On Digital Dragon: High Technology Enterprises in China

Volume 02, Issue 2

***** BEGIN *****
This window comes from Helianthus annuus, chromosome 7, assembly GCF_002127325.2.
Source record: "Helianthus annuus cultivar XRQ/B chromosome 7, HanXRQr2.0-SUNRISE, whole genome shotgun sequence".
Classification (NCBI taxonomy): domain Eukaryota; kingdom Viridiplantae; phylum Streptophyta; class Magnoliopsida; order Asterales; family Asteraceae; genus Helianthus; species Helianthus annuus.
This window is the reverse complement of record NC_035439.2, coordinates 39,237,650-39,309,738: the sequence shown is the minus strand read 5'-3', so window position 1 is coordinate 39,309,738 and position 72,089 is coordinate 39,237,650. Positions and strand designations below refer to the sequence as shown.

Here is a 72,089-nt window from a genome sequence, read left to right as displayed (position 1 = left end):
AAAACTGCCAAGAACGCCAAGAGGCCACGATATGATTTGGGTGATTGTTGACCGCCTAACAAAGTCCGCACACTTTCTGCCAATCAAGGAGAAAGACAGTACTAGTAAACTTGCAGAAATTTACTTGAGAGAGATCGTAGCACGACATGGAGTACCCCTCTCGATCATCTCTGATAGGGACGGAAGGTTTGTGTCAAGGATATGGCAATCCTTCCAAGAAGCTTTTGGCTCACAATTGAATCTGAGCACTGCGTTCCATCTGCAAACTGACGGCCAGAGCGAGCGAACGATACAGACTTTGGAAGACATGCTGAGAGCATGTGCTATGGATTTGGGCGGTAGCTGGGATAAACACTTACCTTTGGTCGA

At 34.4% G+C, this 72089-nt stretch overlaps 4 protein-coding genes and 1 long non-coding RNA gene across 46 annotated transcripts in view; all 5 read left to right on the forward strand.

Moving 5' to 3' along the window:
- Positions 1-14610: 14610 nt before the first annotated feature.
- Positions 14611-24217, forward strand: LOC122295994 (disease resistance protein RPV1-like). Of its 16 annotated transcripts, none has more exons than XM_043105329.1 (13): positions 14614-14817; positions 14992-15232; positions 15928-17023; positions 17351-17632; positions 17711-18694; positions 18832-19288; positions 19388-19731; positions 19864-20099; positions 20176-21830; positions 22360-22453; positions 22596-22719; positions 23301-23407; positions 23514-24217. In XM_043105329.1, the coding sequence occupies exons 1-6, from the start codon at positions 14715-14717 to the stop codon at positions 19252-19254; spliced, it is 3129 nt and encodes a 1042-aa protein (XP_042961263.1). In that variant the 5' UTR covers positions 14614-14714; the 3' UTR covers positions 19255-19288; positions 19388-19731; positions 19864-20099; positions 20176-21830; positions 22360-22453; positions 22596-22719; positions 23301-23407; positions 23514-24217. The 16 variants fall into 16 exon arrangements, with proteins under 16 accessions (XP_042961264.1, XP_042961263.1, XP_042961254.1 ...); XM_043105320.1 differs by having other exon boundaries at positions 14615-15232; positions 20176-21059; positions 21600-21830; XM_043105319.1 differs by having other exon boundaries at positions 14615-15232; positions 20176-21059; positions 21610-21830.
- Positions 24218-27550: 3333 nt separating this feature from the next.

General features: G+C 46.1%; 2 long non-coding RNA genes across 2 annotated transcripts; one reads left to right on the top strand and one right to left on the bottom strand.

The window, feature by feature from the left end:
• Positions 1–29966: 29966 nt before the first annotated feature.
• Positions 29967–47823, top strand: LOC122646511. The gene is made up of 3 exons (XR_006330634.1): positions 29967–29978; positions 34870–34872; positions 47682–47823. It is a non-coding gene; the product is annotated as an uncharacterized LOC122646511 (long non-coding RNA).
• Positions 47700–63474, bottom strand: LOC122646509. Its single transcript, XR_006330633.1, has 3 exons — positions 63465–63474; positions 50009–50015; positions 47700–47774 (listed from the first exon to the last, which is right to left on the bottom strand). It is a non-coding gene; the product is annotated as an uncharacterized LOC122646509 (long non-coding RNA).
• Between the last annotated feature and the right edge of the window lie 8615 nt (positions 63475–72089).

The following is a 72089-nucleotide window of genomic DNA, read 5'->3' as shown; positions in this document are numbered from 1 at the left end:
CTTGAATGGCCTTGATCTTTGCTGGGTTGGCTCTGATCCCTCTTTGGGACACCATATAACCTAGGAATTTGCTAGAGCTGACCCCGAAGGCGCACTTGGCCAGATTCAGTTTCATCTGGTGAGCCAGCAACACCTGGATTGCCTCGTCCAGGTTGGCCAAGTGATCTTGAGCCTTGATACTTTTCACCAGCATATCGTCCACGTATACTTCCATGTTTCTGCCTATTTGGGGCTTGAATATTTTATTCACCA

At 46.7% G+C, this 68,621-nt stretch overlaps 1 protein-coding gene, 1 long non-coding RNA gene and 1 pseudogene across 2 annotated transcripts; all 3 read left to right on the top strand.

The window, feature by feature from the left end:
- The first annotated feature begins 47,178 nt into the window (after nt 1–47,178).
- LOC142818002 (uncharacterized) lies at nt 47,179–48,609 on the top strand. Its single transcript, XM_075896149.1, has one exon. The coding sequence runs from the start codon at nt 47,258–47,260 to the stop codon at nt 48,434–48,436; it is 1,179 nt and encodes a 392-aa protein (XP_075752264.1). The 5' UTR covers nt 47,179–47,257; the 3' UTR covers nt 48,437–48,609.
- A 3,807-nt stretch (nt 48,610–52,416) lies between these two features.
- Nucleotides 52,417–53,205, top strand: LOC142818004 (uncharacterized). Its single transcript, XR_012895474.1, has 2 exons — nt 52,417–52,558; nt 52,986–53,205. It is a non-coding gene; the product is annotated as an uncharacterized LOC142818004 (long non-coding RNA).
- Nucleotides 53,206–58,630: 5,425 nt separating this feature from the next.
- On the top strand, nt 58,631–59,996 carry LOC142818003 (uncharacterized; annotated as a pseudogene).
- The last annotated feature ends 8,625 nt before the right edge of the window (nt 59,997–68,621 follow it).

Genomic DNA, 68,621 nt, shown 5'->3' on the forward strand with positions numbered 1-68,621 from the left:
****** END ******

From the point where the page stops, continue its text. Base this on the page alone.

Over the course of some 30 years of economic reforms, China has adopted a wide array of policies designed to enhance its technological capability and foster growth. This reform process culminated in China's launch in March 2006 of its ambitious National Mid- and Long-Term Science and Technology Development Plan for 2006–2020 (the Plan). The Plan represents the ambition of sustaining economic growth and social development through homegrown innovation and increased government-led R&D investments. Among its various priorities, the Plan sets forth a bold quantitative target for China's innovation performance: by 2020, increasing to 2.5% China'sratio of gross expenditures on R&D to GDP. Additional targets of the Plan include increasing the share of technological progress in economic growth to 60%, increasing business expenditures on R&D, and achieving a top-five world ranking in both the number of invention patents granted to Chinese citizens and the number of citations of international scientific papers. Complementing the Plan, China aims to develop indigenous innovation in new products and nurture new industries so as to achieve a technological `leapfrog' through 12 `mega' science and technology projects (such as the manufacture of large commercial aircraft and the development of space technology including moon exploration). In identifying projects like these, China has signaled that it will focus on specific areas for development while deferring action on others.

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